People inspire and sometimes, disappoint. I’ve been especially touched by these examples*:
- A seasoned foundation executive who eschews misuse of power, develops new talent and prefers evidence to gossip. She shows me quiet confidence.
- A couple who saw my need and quickly offered to share their home. They show me generosity.
- A vibrant corporate retiree deeply informed by the chaos of war he experienced at a too-young age. This man consistently offers kindness, insight, tolerance, wisdom and vision that transcends the urgent now. He encourages me to consider multiple perspectives.
- A capable professional and fierce mother who fought relentlessly to develop a unique treatment that saved her child’s life. She shows me endurance.
- An experienced civic leader with terrific inter-personal skills and great respect for others closes his notes with “peace.” He offers me calm in choppy waters.
- A gracious lady recalls a deep misunderstanding that decades ago broke a vibrant relationship and sent her regrets. She demonstrates integrity.
- A random victim of a merciless beating who was left for dead and endured years of difficult rehabilitation to simply walk and talk again. This man has forgiven those who hurt him and altered his life. Now, he provides savvy advice, kind encouragement and important leadership to his family, church and community. He shows me resilience.
- A principled lawyer challenges corruption. She demonstrates resolve by speaking truth to power.
With sadness, I could share a long rift of situations where people have deeply disappointed. People with ignorant, rigid, inflexible perspectives that play “keep away,” discard others and are self-absorbed. Those who provide examples of insecure and fearful actions that exclude talented, ethical resources. Those who manipulate, deceive and support unjust practices that assure the status quo and perpetuate politics. People who assure their friends get big favors. On any given workday, we each see and live these disappointments. These attitudes and actions represent enormous opportunity cost.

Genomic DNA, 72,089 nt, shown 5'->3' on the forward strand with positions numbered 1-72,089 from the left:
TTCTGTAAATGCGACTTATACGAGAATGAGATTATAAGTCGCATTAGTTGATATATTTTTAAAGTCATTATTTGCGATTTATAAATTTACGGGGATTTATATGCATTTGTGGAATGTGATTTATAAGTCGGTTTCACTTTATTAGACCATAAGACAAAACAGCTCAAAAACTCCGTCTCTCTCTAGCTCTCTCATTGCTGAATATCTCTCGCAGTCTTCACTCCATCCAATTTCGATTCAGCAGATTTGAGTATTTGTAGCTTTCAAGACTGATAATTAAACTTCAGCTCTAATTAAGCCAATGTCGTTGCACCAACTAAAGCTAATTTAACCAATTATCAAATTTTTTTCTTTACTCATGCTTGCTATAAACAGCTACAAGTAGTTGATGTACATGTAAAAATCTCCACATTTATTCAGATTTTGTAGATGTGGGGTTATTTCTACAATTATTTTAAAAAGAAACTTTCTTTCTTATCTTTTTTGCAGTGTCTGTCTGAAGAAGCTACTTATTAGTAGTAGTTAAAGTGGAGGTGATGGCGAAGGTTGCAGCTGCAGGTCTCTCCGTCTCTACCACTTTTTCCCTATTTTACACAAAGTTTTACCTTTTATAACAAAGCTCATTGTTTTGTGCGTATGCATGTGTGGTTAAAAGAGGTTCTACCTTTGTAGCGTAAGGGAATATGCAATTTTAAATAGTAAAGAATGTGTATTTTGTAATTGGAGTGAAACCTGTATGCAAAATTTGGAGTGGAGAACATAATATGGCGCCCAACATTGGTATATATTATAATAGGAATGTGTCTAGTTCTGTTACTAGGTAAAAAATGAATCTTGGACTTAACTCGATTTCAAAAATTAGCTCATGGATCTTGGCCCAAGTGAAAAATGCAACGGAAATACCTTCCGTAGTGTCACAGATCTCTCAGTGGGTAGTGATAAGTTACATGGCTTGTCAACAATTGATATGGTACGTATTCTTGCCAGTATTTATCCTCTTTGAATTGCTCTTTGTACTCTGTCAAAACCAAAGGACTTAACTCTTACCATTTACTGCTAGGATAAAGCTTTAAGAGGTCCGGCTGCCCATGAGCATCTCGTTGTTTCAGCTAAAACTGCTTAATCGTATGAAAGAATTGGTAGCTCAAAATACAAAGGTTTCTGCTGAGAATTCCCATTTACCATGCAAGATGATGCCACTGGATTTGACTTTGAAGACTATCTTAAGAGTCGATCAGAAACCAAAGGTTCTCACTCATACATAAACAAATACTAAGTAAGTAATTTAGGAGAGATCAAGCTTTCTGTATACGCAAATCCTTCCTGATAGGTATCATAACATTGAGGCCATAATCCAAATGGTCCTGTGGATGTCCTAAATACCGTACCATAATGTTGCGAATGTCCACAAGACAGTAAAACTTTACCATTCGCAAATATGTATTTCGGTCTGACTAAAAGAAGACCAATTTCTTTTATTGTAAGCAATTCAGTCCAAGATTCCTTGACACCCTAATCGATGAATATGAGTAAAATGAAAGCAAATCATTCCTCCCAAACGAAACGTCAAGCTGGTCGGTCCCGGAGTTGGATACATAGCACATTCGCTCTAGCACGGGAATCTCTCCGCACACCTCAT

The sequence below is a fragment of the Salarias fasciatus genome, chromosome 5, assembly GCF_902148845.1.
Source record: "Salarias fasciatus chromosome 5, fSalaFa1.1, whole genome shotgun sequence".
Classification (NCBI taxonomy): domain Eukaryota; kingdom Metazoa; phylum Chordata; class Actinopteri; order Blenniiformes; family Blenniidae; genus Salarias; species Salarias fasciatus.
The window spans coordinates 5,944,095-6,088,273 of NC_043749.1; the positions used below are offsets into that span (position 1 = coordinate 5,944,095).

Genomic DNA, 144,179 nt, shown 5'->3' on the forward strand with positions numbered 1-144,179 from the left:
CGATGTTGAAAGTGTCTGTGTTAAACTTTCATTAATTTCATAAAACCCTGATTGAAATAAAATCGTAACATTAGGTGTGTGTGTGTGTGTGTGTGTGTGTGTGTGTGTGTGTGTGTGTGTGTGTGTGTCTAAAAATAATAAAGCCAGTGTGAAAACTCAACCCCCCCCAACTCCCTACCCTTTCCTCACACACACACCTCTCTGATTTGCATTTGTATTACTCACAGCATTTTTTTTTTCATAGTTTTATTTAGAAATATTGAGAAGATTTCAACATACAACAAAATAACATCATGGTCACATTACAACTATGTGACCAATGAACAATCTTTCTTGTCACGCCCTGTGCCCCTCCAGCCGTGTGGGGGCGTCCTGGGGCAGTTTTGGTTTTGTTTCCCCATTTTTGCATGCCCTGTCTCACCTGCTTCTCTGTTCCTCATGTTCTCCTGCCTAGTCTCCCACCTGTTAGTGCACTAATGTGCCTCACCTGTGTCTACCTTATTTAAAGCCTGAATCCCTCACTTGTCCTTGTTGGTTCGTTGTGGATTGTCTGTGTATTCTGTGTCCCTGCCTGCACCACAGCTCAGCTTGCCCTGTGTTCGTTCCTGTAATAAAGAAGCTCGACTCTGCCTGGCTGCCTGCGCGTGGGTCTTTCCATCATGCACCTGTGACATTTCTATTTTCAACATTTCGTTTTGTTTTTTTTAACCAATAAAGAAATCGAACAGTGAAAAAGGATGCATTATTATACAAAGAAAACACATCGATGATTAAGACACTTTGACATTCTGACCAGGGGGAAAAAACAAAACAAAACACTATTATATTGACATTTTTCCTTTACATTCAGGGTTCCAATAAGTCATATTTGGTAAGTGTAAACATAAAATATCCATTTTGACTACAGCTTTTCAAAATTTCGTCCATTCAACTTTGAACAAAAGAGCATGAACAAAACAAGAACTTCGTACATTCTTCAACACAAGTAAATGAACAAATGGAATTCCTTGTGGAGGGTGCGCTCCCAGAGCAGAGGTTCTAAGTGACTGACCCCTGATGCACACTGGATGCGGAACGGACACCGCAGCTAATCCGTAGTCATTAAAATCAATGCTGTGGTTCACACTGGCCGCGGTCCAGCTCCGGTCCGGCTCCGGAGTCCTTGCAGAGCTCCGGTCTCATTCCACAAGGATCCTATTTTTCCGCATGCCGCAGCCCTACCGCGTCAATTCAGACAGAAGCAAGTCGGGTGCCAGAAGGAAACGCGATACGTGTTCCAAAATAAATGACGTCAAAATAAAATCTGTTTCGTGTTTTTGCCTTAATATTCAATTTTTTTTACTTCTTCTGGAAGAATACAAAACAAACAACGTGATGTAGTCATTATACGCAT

We know authentic leaders make choices that inspire. They are learners, not knowers. They assure that power serves: others and those most vulnerable. They rebound. These characteristics are what endure and what engenders credibility. These features attract others. These are the people who support progress. It’s this conduct that supports high functioning partnerships, teams, coalitions and networks.
The attitudes and behaviors we can most influence are our own. Authentic leaders are driven by an internal compass that reflects key values. Although I make mistakes, I know my intentions: competence, candor, courage and compassion.
Who inspires you?
–Lisa Wyatt, Ed.D. is chief strategy officer and partner in Phillips Wyatt Knowlton, Inc. PWK is a performance management resource for systems and social change with clients worldwide. Lisa has cross-sector and international experience. She is an author and W.K. Kellogg Leadership Fellow. See: www.pwkinc.com *This post recognizes, with gratitude, MS, Ks, TSK, KA, TP, TC, PJW, TM.